A father contemplates family and the existence of his soul during an interstellar space flight.
Music and the Soul
By Ash Warren
For the ENGINEERS DO IT IN THEIR OVERALLS Award
She always used to tell me the same old joke whenever she saw me playing:
‘How do you get to Carnegie Hall, Daddy?’ and I would say I didn’t know.
And she would say:
‘Practice, practice, practice!’ And laugh.
And I would laugh too.
My calculations are exact. I know where she is.
On this ship, I am the only one awake. I walk alone here, a ghost among the Sleepers. It was my decision though to wake up six months before the rest, partly to keep an eye on things, but mainly because I need the solitude.
And I need the time…. to think.
About the physics of the universe. About how to bend it to my purposes.
I need to send her something.
Most would say that’s impossible, but I know it isn’t. The universe is made to be understood, like all machines. And I am the one who knows machines.
And she must know that I have not forgotten her. That I can never forget her.
And so here I am again, walking through the endless silent corridors in the vast underbelly of the ship. Like Jonah, alive in the belly of the whale. Moving through its silence and its vast structures and my own towering emptiness.
I am heading for the engineering decks and the vaulted cathedral of the cargo bay, where I have found the acoustics to be the best.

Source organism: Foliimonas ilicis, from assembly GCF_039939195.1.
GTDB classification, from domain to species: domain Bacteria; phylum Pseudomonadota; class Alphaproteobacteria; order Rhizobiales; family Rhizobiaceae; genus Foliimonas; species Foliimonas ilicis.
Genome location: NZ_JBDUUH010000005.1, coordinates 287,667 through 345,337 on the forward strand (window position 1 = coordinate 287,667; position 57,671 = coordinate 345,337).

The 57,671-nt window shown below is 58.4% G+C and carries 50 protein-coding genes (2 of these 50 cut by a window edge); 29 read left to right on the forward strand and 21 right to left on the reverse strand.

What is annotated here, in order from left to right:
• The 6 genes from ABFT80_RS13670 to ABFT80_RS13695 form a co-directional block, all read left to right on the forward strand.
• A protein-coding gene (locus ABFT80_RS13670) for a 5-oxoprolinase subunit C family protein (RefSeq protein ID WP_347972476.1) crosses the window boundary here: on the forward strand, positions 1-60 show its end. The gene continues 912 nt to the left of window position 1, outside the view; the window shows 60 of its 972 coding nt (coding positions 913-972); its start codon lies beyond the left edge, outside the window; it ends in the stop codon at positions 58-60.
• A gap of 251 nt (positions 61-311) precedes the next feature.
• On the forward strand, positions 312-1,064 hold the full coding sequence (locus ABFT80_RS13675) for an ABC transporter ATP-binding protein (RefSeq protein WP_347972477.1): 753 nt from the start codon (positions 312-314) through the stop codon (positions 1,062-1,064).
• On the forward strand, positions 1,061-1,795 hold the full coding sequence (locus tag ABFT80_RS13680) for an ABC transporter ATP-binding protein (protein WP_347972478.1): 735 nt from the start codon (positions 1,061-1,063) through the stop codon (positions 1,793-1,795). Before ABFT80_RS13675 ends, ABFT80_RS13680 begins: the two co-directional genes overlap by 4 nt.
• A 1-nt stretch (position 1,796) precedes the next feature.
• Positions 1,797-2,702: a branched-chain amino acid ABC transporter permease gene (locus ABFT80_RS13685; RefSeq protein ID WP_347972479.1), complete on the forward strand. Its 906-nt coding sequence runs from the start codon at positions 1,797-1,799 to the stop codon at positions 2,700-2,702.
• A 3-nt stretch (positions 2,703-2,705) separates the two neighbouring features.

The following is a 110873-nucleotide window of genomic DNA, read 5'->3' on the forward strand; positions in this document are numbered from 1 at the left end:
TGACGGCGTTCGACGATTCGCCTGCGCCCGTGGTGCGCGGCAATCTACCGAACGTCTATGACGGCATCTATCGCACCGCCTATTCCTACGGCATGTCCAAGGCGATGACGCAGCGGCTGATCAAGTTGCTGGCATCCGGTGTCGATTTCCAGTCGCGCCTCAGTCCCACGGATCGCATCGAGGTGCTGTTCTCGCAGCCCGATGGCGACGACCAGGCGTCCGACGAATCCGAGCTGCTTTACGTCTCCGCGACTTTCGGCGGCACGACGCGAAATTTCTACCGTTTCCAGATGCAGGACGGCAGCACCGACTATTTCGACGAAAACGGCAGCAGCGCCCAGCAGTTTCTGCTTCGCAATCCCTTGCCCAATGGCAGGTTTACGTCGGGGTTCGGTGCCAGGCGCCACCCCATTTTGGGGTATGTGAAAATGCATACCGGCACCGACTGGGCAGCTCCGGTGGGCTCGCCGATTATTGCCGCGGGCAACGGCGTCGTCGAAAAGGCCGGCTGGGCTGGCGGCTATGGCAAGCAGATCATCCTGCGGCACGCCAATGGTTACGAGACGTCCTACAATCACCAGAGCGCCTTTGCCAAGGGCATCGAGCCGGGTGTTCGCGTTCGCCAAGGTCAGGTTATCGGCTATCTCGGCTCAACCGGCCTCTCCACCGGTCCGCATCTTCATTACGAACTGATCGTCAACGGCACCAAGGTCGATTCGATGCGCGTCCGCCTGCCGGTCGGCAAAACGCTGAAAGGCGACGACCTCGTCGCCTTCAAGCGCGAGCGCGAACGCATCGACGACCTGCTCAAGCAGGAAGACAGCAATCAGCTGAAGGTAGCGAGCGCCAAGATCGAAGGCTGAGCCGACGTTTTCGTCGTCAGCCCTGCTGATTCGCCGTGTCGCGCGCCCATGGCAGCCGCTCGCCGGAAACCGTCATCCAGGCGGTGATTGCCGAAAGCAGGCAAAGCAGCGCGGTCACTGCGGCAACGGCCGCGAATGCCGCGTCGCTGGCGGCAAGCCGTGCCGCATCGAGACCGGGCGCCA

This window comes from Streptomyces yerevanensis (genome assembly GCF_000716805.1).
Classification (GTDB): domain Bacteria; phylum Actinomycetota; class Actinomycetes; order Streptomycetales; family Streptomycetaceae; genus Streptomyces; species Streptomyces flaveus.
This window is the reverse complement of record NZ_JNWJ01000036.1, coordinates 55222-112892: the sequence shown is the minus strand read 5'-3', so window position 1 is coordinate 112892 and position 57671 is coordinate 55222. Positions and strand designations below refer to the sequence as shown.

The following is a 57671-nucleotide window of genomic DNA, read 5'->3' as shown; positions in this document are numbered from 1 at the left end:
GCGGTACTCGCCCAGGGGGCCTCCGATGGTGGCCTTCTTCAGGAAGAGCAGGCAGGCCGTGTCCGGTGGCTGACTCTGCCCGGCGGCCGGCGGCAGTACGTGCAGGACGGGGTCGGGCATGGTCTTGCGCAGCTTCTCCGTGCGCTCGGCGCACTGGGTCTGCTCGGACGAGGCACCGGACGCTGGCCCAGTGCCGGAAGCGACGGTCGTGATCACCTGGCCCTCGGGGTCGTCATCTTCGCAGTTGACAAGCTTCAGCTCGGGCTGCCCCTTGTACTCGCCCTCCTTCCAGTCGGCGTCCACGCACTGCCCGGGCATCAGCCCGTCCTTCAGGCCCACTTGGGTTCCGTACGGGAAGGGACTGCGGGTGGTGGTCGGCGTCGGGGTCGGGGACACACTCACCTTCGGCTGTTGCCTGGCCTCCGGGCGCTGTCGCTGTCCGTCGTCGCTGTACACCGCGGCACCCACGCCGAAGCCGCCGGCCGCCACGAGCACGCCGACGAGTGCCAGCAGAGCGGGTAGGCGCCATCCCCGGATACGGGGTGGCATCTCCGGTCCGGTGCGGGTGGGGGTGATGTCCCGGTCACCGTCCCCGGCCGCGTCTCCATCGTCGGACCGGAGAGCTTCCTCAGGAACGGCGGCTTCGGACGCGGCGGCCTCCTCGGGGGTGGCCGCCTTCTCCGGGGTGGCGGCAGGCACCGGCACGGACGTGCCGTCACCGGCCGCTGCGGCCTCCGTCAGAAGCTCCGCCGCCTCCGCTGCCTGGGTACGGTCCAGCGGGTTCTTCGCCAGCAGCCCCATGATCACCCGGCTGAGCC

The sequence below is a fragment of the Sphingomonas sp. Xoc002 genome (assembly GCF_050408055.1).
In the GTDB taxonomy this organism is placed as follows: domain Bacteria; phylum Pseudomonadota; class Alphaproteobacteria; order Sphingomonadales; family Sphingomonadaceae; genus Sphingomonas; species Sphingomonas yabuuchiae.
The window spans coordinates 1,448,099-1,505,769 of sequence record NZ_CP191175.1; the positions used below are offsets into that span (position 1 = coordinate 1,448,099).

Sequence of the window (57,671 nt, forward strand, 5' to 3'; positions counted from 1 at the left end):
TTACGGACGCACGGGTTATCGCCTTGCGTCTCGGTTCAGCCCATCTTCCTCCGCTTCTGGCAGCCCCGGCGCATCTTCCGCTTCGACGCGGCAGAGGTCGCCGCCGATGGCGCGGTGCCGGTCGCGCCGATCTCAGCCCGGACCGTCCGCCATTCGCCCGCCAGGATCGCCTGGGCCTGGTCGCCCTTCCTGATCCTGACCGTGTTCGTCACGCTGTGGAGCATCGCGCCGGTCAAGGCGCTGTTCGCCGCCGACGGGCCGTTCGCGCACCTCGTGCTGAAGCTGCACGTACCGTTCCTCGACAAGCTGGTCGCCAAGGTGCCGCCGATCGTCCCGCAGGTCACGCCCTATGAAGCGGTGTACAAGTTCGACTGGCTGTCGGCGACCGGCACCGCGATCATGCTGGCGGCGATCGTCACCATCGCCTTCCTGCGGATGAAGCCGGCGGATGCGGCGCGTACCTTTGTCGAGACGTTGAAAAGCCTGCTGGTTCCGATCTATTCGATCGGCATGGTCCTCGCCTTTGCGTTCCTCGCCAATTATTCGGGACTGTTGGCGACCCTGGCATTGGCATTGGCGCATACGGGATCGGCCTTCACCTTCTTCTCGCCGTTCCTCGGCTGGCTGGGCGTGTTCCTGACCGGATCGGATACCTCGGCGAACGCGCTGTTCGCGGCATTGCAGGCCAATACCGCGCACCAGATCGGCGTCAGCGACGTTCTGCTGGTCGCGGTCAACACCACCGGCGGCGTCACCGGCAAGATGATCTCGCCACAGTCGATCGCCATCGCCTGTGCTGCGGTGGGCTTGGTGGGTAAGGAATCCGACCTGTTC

I know where she is. My calculations are… exact.
I am an engineer, the Chief Engineer. I make things work. I can take apart the ticking machinery of the great clock of the universe. I can put it together again.
I used to question if I have a soul, but not now. And her soul, like all souls, is a basic form of electrical energy. And as such it must travel at the speed of light. And knowing this, and calculating the number of days since she died, it is possible to know how far from the Earth it has travelled. And that it is returning to its origin.
There is an Ocean of Souls. And this is where she is heading. I know this.
My calculations are ….
The door to the cargo bay opens. Look up, the huge expanse of steel and girders overarches me. On one of the girders above the doorway some forgotten wit has written in chalk:
‘It’s a long way to Tipararee….’
I would have to agree.
I take my chair and pick up the cello. I tighten the white hair of the bow and draw it across the strings, testing the tuning.
I look up at the music, but I don’t need it anymore….
I close my eyes and begin, and the great sadness of Bach’s Sarabande from the First Cello Suite reaches out across the cargo bay, the stricken chords drawn like an agonized breath. And this hot, white sorrow, this lance that pierces all pain begins its journey, its speed magnified by the speed of the ship as it crosses the great silence of space where it will find her, as she herself speeds, straight across space to the Ocean of Souls and where I know, she will hear it. She will look up, and know that she is not forgotten, and that I am coming.
That I am coming.